cultured or randomly given by
nature’s pressing flora.

Perceived beauty touches every sense.
In wind, rain, desert’s secret bounty,
all life contributes to more life.

Love it.

***


Look both ways into the magical world of horticulture,
to the earth, air, and sky.
Mind the gaps for contributing animal life.

 

Click here for a link to the links of all the other participants.

Friday Fictioneers 7/17/2020

Many thanks to Rochelle @ Rochelle Wisoff-Fields-Addicted to Purple for orchestrating Friday Fictioneers. The challenge is to write a story based upon a photo prompt (and thanks to Jean L. Hays for that), with a beginning, middle, and an end in fewer than 101 words. This is my third venture.


 

PHOTO PROMPT © Jean L. Hays

Genre: Ironic (flash) Fiction
Word count: 100

***

Lobo and Robin met and married at the University of New Mexico following his return from Vietnam in 1970. He was from the Atchafalaya Swamp region of Louisiana, she from Montana ranch country.

Doc Robin, as she was called, was an internationally known infectious disease specialist. Lobo, a highly sought after free-lance journalist.

Their 50th anniversary party was planned for Saturday night on their rancho near Albuquerque.

“What’s in the box, Robin?”

“Designer surgical masks for the party.”

“You’ve thought of everything.”

“Not really, Babe. But it would not do for our quests to go home with COVID-19.”

Lobo howled.

***


Click blue frogs for link to inlinkz

Look both ways to plan a party.
Mind the gaps of the ironic mind in a literal world.

Poetry: Love Sounds

Thorns are in gardens,
And colors from pretty flowers,
Rose pedal jellies are sweet.

This world of sounds,
Voices heard, long before birth—
Mother, father, sister, brother.

Sounds of nature,
So sweet and quiet,
Some warn of danger,
Others safe passage,
Voices of friends,
A love,
Some grumpy old men.

In time,
Life’s pleasures wane and wither,
Music comes not as before,
Beautiful sounds are
Nothing to waste.

Disallow atrophy
Of lust
For a wondrous life.
Be alert.
Sounds. Enjoy them.
Be aroused
By smiles and touches
Of troubadour drums.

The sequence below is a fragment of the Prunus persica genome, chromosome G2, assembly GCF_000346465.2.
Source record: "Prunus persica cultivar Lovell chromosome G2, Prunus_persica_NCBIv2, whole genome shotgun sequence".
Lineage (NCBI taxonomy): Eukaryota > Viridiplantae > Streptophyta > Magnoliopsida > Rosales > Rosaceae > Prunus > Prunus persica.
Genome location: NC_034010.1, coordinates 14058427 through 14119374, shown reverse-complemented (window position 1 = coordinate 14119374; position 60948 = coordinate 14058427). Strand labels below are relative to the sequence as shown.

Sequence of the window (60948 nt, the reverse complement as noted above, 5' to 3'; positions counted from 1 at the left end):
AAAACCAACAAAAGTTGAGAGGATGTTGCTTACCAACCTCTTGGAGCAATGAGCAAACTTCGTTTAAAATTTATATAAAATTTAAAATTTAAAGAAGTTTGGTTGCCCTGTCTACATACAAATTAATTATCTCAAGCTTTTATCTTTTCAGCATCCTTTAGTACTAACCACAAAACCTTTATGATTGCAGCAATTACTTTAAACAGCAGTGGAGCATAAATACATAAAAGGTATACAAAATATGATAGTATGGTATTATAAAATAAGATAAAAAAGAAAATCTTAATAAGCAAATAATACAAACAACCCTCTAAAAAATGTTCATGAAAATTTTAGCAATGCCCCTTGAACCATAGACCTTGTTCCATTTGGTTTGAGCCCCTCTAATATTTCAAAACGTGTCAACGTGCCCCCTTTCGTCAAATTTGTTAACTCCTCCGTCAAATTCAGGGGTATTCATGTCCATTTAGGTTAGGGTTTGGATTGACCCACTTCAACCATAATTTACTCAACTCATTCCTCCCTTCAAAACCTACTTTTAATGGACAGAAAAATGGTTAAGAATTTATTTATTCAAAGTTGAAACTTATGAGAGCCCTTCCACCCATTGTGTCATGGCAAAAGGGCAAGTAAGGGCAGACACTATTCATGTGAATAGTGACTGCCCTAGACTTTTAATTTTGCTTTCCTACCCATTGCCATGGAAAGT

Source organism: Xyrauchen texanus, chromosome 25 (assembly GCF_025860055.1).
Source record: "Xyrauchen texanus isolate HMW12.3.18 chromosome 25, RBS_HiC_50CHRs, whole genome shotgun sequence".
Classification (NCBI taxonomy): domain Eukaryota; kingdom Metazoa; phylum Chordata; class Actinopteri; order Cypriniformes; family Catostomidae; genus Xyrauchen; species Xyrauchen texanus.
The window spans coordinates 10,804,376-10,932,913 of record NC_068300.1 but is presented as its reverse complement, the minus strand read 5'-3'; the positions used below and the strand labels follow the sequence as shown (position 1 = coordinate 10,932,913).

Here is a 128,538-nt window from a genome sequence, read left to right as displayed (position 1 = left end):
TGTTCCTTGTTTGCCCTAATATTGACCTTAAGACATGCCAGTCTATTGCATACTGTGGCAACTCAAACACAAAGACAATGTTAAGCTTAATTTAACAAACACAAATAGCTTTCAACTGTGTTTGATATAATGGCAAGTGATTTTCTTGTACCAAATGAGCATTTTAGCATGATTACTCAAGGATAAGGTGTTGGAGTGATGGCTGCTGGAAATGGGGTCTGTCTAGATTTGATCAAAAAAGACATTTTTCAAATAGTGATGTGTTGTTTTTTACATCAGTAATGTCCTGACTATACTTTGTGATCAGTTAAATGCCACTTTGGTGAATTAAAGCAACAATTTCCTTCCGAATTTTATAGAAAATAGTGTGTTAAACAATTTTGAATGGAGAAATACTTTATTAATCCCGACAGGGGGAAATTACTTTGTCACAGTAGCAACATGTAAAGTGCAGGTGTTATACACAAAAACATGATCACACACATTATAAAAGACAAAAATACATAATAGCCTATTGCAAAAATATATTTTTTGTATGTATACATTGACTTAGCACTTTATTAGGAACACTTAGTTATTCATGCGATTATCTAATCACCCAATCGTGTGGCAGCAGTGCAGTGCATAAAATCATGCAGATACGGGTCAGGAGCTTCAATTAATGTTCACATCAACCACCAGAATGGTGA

Surround yourself with pleasures.
Hear every note
With silences between.
Waste nothing.
Mind our gifts.

Take care,
my love.
Some things shall not
Always be there.


Look both ways with eyes and ears.
Mind the gaps between notes and words.

Poetry: Old Hank


Never heard of Bukowski.
Frost, Yeats, Whitman,
certainly Poe. Those guys;
and Dickenson, Browning,
later Plath and Angelou.
Mary Oliver, too. New and youngs
like Canuck Chica, Kaur.

Gone two decades plus six, old Hank,
who’d turn a hundred this year,
took hold of my poetry reading.
Also liking some Billy Collins
and Clive James. Tony Hoagland’s
pleasant prose and light but raunchy
poems been worth my time.

Poetry, a pleasure,
in the writing and for the reading,
yet brainy head scratchers
laced with metaphoric depth have
pride of place on a lover’s shelf.

Raw life, pain, and beauty without
pretentious creativity,
Old Buc’s art “is its own excuse.”


Look both ways,
to the darkness of shadows
and to the colors of light.
Mind the gaps of the matrix.

Poetry: Natural Brutality

Being one with nature,
the coexistence of life on Earth
is such a wonderful concept.

What is more part
of every life than death?

Has anyone told the fire ants,
much less gained the cooperation
of such touchy predators?

Will they forgive my use
of deadly chemicals to remove
a hideous colony
setting up housekeeping
on my back porch?

Will the bite of the rattlesnake
be part of Nature’s
delightful beauty?

I love Nature, but
I know something about it.

It’s unforgiving, painful,
deadly, and indiscriminate.

Natural selection
is Nature’s evolutionary tool
and the reason
ninety-nine percent
of all life types are extinct.


Look both ways,
mind the gaps in everything,
especially where place your body parts,
lest Nature object in some naturally painful way.